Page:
A member of our support team asked me to explain in basic terms the business of electronic payments for those without business backgrounds who are serving in a ministry. This might help many of our clients and future clients.
Hang in here with me and keep those eyeballs from rolling back into your head! All payments (except greenbacks) are electronically processed today and come at a cost to YOU. Even greenbacks are credited electronically, and your “dollars” are simply digital figures not in a physical vault but in a computer server virtual “vault.”
Electronic Payments & Their Fees
Credit cards and checks all process electronically for a fee. If you are engaged in using electronic payments for online or recurring giving, you pay for that process just like a merchant would. When consumers use online bill pay, they “escape” these fees which are absorbed by their bank. The bank covers these fees, because the bank is making serious money from your deposits (your average daily balance), and they want to keep you. The bank often provides simple electronic payment tools to keep you as a ministry depositor. These tools limit your capabilities, however, which is why we built giving tools which are more robust and more useful for ministries.
Giving Through Checking Accounts
The acronym EFT stands for Electronic Funds Transfer and is about 45 years old. Time flies! This is the electronic payment pathway for checks between U.S. banks; checks are handled in a clearing house called NACHA (National Automated Clearing House Association), and the electronic check is called ACH. This is a tried and true system and is much more secure than sending checks through the U.S. mail. If you get an erroneous electronic bank draft charge on your bank statement, you have 60 days to contest it and have funds returned. This is a very safe and inexpensive system. Our system charges $0.25 cents for each electronic check. Compare that to the costs of handling a physical check received in the mail or church offering plate. There is no comparison, plus the giver saves a stamp if the check is normally mailed.
Giving Through Credit/Debit Cards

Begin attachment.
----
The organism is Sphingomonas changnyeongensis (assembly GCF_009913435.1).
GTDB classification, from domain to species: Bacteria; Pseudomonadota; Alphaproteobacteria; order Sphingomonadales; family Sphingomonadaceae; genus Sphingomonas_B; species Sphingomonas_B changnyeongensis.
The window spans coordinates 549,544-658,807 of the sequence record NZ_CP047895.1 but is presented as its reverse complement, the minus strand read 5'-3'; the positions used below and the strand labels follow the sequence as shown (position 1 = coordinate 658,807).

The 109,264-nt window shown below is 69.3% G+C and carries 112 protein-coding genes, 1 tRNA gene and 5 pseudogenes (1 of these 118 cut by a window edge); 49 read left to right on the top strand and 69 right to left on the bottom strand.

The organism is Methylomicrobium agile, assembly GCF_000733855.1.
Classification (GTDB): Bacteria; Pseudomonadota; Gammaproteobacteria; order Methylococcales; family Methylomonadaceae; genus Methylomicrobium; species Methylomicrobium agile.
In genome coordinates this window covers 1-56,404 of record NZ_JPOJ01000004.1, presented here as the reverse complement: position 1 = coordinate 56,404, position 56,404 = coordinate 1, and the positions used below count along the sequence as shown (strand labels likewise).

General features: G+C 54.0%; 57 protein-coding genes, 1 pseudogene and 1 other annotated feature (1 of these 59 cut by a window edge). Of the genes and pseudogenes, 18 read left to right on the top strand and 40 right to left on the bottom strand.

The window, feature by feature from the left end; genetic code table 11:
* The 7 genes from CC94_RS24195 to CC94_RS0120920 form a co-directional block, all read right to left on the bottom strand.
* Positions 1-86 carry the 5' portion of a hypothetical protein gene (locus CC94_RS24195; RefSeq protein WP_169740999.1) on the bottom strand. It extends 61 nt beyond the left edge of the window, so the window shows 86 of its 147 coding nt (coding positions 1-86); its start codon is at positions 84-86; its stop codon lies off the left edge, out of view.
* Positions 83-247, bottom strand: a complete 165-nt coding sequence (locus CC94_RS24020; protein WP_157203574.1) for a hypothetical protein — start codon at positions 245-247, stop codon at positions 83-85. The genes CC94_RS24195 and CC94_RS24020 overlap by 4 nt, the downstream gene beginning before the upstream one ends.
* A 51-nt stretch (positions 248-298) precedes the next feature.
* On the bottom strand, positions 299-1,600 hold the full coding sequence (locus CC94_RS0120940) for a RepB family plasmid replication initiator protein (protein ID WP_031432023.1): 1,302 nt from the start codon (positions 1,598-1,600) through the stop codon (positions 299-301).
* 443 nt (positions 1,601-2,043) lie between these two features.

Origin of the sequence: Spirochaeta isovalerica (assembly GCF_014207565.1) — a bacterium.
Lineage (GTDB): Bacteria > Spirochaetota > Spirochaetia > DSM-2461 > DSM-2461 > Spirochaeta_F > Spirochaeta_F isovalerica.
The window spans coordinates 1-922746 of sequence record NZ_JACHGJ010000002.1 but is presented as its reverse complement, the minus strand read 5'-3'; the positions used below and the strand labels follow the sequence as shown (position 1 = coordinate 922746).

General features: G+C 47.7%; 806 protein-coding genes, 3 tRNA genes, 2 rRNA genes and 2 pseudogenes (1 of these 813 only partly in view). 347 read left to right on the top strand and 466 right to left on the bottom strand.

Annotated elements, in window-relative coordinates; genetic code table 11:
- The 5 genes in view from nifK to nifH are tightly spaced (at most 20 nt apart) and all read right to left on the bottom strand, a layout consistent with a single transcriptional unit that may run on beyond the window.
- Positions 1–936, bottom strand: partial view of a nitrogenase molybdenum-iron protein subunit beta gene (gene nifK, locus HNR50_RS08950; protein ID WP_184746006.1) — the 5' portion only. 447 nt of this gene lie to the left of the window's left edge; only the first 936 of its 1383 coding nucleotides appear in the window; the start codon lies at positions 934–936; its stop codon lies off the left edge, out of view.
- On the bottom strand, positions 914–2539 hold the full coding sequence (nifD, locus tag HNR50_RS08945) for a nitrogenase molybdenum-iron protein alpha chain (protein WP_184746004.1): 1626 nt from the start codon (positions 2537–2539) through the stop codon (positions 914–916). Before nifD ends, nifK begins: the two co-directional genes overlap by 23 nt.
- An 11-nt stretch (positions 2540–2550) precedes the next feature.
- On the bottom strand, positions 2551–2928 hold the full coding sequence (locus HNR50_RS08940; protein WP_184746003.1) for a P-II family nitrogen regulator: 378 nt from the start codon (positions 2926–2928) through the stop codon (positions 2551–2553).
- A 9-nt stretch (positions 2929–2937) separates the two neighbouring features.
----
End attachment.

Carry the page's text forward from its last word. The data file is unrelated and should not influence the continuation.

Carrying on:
Credit and debit cards are payment vehicles produced by private companies (Visa, Master Card, Discover and American Express). This is called the Merchant Account business. It is a hard sell and confusing business for the “merchant” to understand much less a ministry. Card fees include a transaction fee (ours is $0.25 cents) plus a percentage (the Interchange) ranging from 1.39% for a Visa Debit card (which debits the giver’s checking account) all the way to an AMEX premium card at 3.95% or even more (e.g. the Costco Amex card).
In addition, Premiums are the consumer benefits that cause you to be motivated to use your credit card (think air miles or kickback points), but the Premium has to come from somewhere, and that is the store owner, or in your case, the ministry. The ministry pays for the use of that card by the giver. You could lose $40 on a $1000 AMEX gift. In our system the average Visa/MC charge on the interchange was 2.45%, which included the Debit and Credit card versions of Visa/MC last year. So for every $1000 in card giving through Visa/MC, our ministry clients paid $24.50 for the privilege. Another cost to consider is returned charges if a giver challenges the gift. I personally think credit cards should be avoided for stewardship whenever possible.
ACH (Checking) Is Preferred
We personally coach ACH (debits from a giver’s checking account) for giving preferences ($0.25 per check with no additional percentage fee) as proper Kingdom stewardship. Besides, when focusing on recurring giving to strengthen para-church funding, you are not dealing with disappearing gifts from hacked card replacements, dates expiring and givers switching to different premium cards and forgetting to tell you. Maybe they took a Dave Ramsey class, cut up the credit cards and spaced out on telling you. The gift suddenly disappears. When that happens, see if you can convert the giver to giving through their checking account.
It is best to create a stewardship culture preferring ACH (debits from a giver’s checking account). Your givers will appreciate the integrity. Just say “if you can use your checking account, all your gift goes to the ministry.”